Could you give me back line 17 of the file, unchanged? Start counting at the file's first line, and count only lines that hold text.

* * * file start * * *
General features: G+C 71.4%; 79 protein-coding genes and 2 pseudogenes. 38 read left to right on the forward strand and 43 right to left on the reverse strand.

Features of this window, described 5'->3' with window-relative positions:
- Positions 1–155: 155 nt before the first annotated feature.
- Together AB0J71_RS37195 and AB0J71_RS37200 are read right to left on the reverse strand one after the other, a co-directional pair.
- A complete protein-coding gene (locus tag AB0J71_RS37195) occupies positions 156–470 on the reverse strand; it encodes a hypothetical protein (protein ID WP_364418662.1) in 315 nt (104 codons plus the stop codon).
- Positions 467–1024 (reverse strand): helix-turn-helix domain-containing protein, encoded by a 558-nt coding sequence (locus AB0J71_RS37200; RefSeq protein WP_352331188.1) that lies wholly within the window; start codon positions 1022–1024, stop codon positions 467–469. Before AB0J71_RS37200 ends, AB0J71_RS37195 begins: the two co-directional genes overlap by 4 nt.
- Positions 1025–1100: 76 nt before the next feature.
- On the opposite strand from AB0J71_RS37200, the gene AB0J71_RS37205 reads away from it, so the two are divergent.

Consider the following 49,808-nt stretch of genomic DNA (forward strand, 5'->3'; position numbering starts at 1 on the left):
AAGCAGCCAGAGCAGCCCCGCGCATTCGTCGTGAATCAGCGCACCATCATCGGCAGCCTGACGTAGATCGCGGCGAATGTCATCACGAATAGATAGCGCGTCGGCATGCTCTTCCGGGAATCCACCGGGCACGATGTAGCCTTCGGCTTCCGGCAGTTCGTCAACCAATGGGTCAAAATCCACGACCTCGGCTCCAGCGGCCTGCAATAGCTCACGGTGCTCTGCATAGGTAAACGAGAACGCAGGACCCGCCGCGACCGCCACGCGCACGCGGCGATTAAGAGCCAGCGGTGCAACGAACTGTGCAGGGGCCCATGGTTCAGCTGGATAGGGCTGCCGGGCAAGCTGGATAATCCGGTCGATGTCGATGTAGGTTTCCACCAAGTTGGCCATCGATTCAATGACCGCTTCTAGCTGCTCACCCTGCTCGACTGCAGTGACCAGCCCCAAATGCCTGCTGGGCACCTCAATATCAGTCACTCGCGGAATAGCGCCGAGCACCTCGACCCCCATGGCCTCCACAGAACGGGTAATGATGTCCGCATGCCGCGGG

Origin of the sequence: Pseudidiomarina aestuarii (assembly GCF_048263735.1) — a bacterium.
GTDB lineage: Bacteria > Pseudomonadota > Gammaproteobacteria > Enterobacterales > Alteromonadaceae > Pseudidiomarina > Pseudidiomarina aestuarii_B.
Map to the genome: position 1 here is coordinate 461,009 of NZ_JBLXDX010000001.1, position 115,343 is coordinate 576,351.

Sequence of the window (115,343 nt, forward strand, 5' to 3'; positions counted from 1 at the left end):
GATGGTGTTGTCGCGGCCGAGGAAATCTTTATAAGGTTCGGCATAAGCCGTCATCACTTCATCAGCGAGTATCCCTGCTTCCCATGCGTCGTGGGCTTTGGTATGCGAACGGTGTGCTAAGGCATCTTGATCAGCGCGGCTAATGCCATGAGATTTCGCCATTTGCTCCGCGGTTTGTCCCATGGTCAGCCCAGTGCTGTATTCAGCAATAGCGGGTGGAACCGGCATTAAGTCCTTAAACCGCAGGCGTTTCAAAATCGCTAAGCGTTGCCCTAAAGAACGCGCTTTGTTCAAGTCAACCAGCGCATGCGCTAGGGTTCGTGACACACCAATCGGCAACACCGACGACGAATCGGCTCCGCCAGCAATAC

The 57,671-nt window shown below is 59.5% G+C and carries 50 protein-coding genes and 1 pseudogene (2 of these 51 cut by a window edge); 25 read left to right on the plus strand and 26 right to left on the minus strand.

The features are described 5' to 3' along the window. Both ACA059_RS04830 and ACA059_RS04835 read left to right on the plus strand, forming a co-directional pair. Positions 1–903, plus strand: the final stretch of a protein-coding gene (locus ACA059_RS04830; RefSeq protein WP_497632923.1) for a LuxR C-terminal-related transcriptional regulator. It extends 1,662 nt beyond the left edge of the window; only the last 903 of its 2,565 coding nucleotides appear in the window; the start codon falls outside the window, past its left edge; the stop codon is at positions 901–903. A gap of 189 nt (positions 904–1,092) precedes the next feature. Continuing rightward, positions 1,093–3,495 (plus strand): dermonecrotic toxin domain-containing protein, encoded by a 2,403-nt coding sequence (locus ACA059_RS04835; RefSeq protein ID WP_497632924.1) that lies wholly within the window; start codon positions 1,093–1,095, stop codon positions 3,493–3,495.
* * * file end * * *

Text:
The features are described 5' to 3' along the window. Both ACA059_RS04830 and ACA059_RS04835 read left to right on the plus strand, forming a co-directional pair. Positions 1–903, plus strand: the final stretch of a protein-coding gene (locus ACA059_RS04830; RefSeq protein WP_497632923.1) for a LuxR C-terminal-related transcriptional regulator. It extends 1,662 nt beyond the left edge of the window; only the last 903 of its 2,565 coding nucleotides appear in the window; the start codon falls outside the window, past its left edge; the stop codon is at positions 901–903. A gap of 189 nt (positions 904–1,092) precedes the next feature. Continuing rightward, positions 1,093–3,495 (plus strand): dermonecrotic toxin domain-containing protein, encoded by a 2,403-nt coding sequence (locus ACA059_RS04835; RefSeq protein ID WP_497632924.1) that lies wholly within the window; start codon positions 1,093–1,095, stop codon positions 3,493–3,495.